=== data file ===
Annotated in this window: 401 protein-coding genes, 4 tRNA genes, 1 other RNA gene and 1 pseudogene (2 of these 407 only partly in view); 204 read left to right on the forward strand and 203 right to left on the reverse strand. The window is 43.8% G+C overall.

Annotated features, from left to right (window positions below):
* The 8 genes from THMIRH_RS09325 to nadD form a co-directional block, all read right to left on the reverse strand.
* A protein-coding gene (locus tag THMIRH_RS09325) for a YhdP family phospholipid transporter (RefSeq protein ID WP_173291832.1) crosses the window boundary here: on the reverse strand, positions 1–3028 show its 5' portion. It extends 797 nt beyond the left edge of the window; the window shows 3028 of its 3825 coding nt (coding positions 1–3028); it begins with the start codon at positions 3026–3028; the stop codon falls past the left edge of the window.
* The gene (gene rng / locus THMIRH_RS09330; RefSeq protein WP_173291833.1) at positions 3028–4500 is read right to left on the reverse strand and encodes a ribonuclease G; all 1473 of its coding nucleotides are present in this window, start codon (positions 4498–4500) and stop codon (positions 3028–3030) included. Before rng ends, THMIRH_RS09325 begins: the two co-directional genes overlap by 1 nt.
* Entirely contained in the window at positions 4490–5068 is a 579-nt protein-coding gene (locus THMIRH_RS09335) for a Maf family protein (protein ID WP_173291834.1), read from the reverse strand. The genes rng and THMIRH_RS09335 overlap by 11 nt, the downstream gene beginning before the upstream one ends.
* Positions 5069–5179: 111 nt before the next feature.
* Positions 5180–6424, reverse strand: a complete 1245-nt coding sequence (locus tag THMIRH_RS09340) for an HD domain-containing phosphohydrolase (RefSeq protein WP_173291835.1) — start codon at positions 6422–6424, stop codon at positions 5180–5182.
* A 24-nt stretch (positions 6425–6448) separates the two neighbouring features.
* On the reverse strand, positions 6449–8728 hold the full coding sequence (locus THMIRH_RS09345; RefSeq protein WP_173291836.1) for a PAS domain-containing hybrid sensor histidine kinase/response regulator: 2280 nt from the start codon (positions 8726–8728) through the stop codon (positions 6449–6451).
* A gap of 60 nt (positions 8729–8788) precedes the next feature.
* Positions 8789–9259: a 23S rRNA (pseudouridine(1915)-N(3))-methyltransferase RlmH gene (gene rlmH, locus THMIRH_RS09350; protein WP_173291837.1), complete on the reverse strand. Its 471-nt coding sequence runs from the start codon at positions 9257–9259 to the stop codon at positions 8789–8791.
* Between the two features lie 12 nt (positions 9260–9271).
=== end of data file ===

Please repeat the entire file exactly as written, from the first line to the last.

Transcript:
Annotated in this window: 401 protein-coding genes, 4 tRNA genes, 1 other RNA gene and 1 pseudogene (2 of these 407 only partly in view); 204 read left to right on the forward strand and 203 right to left on the reverse strand. The window is 43.8% G+C overall.

Annotated features, from left to right (window positions below):
* The 8 genes from THMIRH_RS09325 to nadD form a co-directional block, all read right to left on the reverse strand.
* A protein-coding gene (locus tag THMIRH_RS09325) for a YhdP family phospholipid transporter (RefSeq protein ID WP_173291832.1) crosses the window boundary here: on the reverse strand, positions 1–3028 show its 5' portion. It extends 797 nt beyond the left edge of the window; the window shows 3028 of its 3825 coding nt (coding positions 1–3028); it begins with the start codon at positions 3026–3028; the stop codon falls past the left edge of the window.
* The gene (gene rng / locus THMIRH_RS09330; RefSeq protein WP_173291833.1) at positions 3028–4500 is read right to left on the reverse strand and encodes a ribonuclease G; all 1473 of its coding nucleotides are present in this window, start codon (positions 4498–4500) and stop codon (positions 3028–3030) included. Before rng ends, THMIRH_RS09325 begins: the two co-directional genes overlap by 1 nt.
* Entirely contained in the window at positions 4490–5068 is a 579-nt protein-coding gene (locus THMIRH_RS09335) for a Maf family protein (protein ID WP_173291834.1), read from the reverse strand. The genes rng and THMIRH_RS09335 overlap by 11 nt, the downstream gene beginning before the upstream one ends.
* Positions 5069–5179: 111 nt before the next feature.
* Positions 5180–6424, reverse strand: a complete 1245-nt coding sequence (locus tag THMIRH_RS09340) for an HD domain-containing phosphohydrolase (RefSeq protein WP_173291835.1) — start codon at positions 6422–6424, stop codon at positions 5180–5182.
* A 24-nt stretch (positions 6425–6448) separates the two neighbouring features.
* On the reverse strand, positions 6449–8728 hold the full coding sequence (locus THMIRH_RS09345; RefSeq protein WP_173291836.1) for a PAS domain-containing hybrid sensor histidine kinase/response regulator: 2280 nt from the start codon (positions 8726–8728) through the stop codon (positions 6449–6451).
* A gap of 60 nt (positions 8729–8788) precedes the next feature.
* Positions 8789–9259: a 23S rRNA (pseudouridine(1915)-N(3))-methyltransferase RlmH gene (gene rlmH, locus THMIRH_RS09350; protein WP_173291837.1), complete on the reverse strand. Its 471-nt coding sequence runs from the start codon at positions 9257–9259 to the stop codon at positions 8789–8791.
* Between the two features lie 12 nt (positions 9260–9271).